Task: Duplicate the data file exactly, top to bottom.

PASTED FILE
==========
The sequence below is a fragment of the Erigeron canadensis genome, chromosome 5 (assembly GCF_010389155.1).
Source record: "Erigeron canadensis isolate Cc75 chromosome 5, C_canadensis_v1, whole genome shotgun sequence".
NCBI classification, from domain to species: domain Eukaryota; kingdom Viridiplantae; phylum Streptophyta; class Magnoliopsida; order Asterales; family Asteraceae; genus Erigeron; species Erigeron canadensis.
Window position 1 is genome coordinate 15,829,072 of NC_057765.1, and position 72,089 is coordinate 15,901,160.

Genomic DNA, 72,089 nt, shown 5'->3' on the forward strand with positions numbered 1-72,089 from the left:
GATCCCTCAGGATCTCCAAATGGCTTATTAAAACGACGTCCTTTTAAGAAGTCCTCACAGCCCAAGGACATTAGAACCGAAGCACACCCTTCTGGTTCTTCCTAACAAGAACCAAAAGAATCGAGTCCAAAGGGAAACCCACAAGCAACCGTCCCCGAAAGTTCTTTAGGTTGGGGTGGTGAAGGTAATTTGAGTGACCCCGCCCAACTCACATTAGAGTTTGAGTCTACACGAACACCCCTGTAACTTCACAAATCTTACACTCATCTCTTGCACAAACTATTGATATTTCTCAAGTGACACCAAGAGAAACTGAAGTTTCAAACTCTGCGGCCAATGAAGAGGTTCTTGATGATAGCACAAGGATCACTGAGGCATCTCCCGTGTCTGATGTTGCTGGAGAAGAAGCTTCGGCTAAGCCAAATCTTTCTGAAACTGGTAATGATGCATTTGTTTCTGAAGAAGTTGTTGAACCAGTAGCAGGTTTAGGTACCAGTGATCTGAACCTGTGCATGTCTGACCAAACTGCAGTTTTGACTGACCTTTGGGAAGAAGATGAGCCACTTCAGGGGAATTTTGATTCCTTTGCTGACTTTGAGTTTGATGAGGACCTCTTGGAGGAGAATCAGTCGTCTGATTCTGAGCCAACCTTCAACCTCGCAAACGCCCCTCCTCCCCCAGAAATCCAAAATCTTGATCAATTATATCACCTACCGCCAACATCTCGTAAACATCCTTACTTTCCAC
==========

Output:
The sequence below is a fragment of the Erigeron canadensis genome, chromosome 5 (assembly GCF_010389155.1).
Source record: "Erigeron canadensis isolate Cc75 chromosome 5, C_canadensis_v1, whole genome shotgun sequence".
NCBI classification, from domain to species: domain Eukaryota; kingdom Viridiplantae; phylum Streptophyta; class Magnoliopsida; order Asterales; family Asteraceae; genus Erigeron; species Erigeron canadensis.
Window position 1 is genome coordinate 15,829,072 of NC_057765.1, and position 72,089 is coordinate 15,901,160.

Genomic DNA, 72,089 nt, shown 5'->3' on the forward strand with positions numbered 1-72,089 from the left:
GATCCCTCAGGATCTCCAAATGGCTTATTAAAACGACGTCCTTTTAAGAAGTCCTCACAGCCCAAGGACATTAGAACCGAAGCACACCCTTCTGGTTCTTCCTAACAAGAACCAAAAGAATCGAGTCCAAAGGGAAACCCACAAGCAACCGTCCCCGAAAGTTCTTTAGGTTGGGGTGGTGAAGGTAATTTGAGTGACCCCGCCCAACTCACATTAGAGTTTGAGTCTACACGAACACCCCTGTAACTTCACAAATCTTACACTCATCTCTTGCACAAACTATTGATATTTCTCAAGTGACACCAAGAGAAACTGAAGTTTCAAACTCTGCGGCCAATGAAGAGGTTCTTGATGATAGCACAAGGATCACTGAGGCATCTCCCGTGTCTGATGTTGCTGGAGAAGAAGCTTCGGCTAAGCCAAATCTTTCTGAAACTGGTAATGATGCATTTGTTTCTGAAGAAGTTGTTGAACCAGTAGCAGGTTTAGGTACCAGTGATCTGAACCTGTGCATGTCTGACCAAACTGCAGTTTTGACTGACCTTTGGGAAGAAGATGAGCCACTTCAGGGGAATTTTGATTCCTTTGCTGACTTTGAGTTTGATGAGGACCTCTTGGAGGAGAATCAGTCGTCTGATTCTGAGCCAACCTTCAACCTCGCAAACGCCCCTCCTCCCCCAGAAATCCAAAATCTTGATCAATTATATCACCTACCGCCAACATCTCGTAAACATCCTTACTTTCCAC